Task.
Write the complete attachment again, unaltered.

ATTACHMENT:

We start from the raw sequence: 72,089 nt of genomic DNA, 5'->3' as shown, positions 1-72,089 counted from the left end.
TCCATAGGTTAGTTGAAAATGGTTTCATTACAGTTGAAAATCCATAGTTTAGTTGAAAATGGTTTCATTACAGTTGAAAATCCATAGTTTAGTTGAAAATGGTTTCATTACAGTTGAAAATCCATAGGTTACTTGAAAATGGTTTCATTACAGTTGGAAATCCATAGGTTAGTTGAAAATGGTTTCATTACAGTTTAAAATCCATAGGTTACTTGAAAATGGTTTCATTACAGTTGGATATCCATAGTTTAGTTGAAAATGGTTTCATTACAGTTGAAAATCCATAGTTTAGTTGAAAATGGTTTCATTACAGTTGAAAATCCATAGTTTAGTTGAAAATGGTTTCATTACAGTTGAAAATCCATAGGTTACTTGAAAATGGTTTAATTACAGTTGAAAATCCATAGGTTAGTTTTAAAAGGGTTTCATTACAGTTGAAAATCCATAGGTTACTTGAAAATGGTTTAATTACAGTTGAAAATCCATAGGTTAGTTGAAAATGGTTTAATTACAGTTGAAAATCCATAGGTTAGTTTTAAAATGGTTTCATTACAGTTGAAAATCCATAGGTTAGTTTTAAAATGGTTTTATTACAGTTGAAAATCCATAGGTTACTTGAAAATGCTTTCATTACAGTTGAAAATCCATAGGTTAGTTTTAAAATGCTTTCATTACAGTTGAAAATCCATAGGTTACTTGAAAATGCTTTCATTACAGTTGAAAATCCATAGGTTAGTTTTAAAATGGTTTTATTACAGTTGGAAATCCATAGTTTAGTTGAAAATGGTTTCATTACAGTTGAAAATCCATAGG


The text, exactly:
We start from the raw sequence: 72,089 nt of genomic DNA, 5'->3' as shown, positions 1-72,089 counted from the left end.
TCCATAGGTTAGTTGAAAATGGTTTCATTACAGTTGAAAATCCATAGTTTAGTTGAAAATGGTTTCATTACAGTTGAAAATCCATAGTTTAGTTGAAAATGGTTTCATTACAGTTGAAAATCCATAGGTTACTTGAAAATGGTTTCATTACAGTTGGAAATCCATAGGTTAGTTGAAAATGGTTTCATTACAGTTTAAAATCCATAGGTTACTTGAAAATGGTTTCATTACAGTTGGATATCCATAGTTTAGTTGAAAATGGTTTCATTACAGTTGAAAATCCATAGTTTAGTTGAAAATGGTTTCATTACAGTTGAAAATCCATAGTTTAGTTGAAAATGGTTTCATTACAGTTGAAAATCCATAGGTTACTTGAAAATGGTTTAATTACAGTTGAAAATCCATAGGTTAGTTTTAAAAGGGTTTCATTACAGTTGAAAATCCATAGGTTACTTGAAAATGGTTTAATTACAGTTGAAAATCCATAGGTTAGTTGAAAATGGTTTAATTACAGTTGAAAATCCATAGGTTAGTTTTAAAATGGTTTCATTACAGTTGAAAATCCATAGGTTAGTTTTAAAATGGTTTTATTACAGTTGAAAATCCATAGGTTACTTGAAAATGCTTTCATTACAGTTGAAAATCCATAGGTTAGTTTTAAAATGCTTTCATTACAGTTGAAAATCCATAGGTTACTTGAAAATGCTTTCATTACAGTTGAAAATCCATAGGTTAGTTTTAAAATGGTTTTATTACAGTTGGAAATCCATAGTTTAGTTGAAAATGGTTTCATTACAGTTGAAAATCCATAGG